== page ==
It Takes a Village by Jill Huber

guest post icon“It takes a village to raise a child.” –African Proverb

Being a mother and a teacher, this proverb speaks true to me on a daily basis. Would you ever make it through a day as a mother or a teacher without the help of one, ten, or even twenty people? No!

We can work every day to raise that child, but we should also focus on raising readers, as reading is imperative to a child’s success in life. It should and does take a village to raise a reader!

I’d like to share how I utilize the village as a developing reader, as a teacher, and as a parent. My “village” has been very important throughout my life in making me a reader and motivating my students to be readers.

read acrossFor myself, I think back to high school and to one of my favorite teachers. My favorite teacher  took my class to the library and he picked us each out a book that HE thought WE would like. Now, I loved to read, and I also did whatever I was told. He picked Silas Marner for me.

I read it. I loved it. I won’t ever forget the book.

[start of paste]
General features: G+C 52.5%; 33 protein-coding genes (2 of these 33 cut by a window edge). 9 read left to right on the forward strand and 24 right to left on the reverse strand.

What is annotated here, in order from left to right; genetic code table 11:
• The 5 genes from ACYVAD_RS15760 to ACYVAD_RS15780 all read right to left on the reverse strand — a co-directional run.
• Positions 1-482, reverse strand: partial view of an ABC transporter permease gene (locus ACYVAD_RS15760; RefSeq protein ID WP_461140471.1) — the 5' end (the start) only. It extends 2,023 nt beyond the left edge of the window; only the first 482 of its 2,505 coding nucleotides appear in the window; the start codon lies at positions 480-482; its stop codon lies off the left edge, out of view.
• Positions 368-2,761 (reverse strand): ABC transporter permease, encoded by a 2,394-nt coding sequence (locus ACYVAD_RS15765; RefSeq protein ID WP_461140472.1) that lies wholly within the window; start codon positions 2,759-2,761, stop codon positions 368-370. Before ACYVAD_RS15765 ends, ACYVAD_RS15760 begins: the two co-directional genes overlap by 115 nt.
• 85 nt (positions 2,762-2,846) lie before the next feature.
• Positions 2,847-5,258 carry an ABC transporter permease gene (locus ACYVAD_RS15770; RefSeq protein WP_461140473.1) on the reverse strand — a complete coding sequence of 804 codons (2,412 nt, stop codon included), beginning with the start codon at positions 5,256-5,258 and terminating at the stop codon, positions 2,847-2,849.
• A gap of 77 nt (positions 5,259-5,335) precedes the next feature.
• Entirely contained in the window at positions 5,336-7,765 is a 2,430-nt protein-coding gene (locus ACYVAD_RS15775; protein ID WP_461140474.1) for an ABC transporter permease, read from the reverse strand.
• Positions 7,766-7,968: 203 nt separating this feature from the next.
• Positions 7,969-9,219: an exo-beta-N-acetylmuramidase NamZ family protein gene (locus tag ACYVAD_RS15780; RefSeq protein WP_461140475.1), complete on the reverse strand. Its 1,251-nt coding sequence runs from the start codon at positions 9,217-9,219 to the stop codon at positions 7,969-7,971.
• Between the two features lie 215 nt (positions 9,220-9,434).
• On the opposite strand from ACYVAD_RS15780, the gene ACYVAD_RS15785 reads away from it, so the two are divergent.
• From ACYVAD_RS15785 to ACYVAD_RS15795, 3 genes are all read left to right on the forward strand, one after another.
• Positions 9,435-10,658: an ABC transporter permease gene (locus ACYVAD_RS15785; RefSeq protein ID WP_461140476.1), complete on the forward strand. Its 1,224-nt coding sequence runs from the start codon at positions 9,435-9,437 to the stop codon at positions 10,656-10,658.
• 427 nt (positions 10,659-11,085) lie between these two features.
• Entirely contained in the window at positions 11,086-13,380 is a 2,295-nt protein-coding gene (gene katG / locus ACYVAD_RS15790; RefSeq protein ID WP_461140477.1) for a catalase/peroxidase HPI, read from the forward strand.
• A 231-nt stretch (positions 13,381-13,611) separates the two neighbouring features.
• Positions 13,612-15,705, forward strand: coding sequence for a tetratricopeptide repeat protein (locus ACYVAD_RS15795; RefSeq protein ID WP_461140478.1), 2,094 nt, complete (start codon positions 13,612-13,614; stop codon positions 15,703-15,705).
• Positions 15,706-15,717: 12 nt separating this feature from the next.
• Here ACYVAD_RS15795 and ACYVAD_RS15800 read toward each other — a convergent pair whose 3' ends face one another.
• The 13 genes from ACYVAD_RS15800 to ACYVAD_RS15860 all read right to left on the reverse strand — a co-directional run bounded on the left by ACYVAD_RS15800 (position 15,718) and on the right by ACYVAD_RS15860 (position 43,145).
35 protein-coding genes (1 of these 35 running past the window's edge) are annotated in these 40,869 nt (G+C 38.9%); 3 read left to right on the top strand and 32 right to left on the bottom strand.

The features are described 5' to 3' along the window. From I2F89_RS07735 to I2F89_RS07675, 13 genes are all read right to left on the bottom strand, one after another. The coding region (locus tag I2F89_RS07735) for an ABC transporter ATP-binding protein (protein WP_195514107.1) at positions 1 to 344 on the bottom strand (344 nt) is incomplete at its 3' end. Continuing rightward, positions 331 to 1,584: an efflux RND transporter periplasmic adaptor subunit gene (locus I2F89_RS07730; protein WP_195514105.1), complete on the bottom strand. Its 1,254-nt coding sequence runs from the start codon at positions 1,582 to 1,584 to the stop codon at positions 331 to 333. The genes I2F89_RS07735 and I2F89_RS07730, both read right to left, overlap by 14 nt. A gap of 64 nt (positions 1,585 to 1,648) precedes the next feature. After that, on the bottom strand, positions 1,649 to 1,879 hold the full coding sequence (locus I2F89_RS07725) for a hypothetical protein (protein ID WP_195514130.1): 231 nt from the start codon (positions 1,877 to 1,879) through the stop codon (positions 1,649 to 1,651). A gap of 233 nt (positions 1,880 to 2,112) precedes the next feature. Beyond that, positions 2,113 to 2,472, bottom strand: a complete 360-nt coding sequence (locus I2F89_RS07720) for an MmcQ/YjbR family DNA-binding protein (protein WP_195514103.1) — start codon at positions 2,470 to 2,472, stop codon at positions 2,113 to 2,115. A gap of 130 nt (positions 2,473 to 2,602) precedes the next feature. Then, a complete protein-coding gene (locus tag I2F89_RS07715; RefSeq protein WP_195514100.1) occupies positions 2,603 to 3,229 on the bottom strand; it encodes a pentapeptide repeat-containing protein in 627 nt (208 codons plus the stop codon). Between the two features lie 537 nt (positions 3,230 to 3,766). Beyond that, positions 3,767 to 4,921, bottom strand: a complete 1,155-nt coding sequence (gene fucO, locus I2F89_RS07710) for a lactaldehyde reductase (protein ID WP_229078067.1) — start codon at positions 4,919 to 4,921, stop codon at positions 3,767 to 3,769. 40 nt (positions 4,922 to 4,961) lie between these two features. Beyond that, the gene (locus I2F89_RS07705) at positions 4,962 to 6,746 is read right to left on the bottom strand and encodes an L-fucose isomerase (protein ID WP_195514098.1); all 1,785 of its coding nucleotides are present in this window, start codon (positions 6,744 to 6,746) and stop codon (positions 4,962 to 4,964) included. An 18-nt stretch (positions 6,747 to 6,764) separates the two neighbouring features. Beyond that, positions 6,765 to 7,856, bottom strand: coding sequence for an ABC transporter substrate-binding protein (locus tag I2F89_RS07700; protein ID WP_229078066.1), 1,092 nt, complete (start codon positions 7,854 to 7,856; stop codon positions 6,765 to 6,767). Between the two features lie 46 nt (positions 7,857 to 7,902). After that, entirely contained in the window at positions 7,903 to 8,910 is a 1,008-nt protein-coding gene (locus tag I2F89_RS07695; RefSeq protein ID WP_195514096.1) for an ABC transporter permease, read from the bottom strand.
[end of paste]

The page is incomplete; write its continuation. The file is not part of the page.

He and my other high school English teacher are two of the main reasons why I do what I do on a daily basis. The motivation of “the village” made a difference, but I have learned a great deal about student readers in the last ten years… it is also about CHOICE.

I see this in my own kindergartener when he gets so excited about bringing home every spider book in the library and telling me I have to read it to him even though I hate spiders. He is ecstatic, so I read it as I cringe with the turn of each page. But then I look at the smile on his face and the wonder in his eyes and all of the information soaking into his brain and I know that it is worth it! I am raising readers at home. It is simple for me there. We read before bed. We read when we are bored.But it takes this portion of “the village” to understand choice. It is not so easy in the classroom.  With this, we have to keep relying on “the village”.

IMG_9655 (1)“The village” allows us to steal and share. Steal and share: the motto of a good teacher. I must say that I get a lot of my ideas from here at Three Teachers Talk. I also steal ideas from many virtual “villages” like the group I run on edCommunities,  Pinterest, and Twitter daily! This is a list of ways that I access “My Village.”

  1. For the Steal – What are you Reading?:  My colleagues share with me every time they see something I might like. I have taught them to steal for me. This colleague steal came to me today! My co-worker came in to me first thing today and said, “I found an idea you HAVE to do next year!” A school she just visited had a laminated paper on every door and the teacher wrote what they were reading at that time. Way to get teachers involved! Thanks for the steal!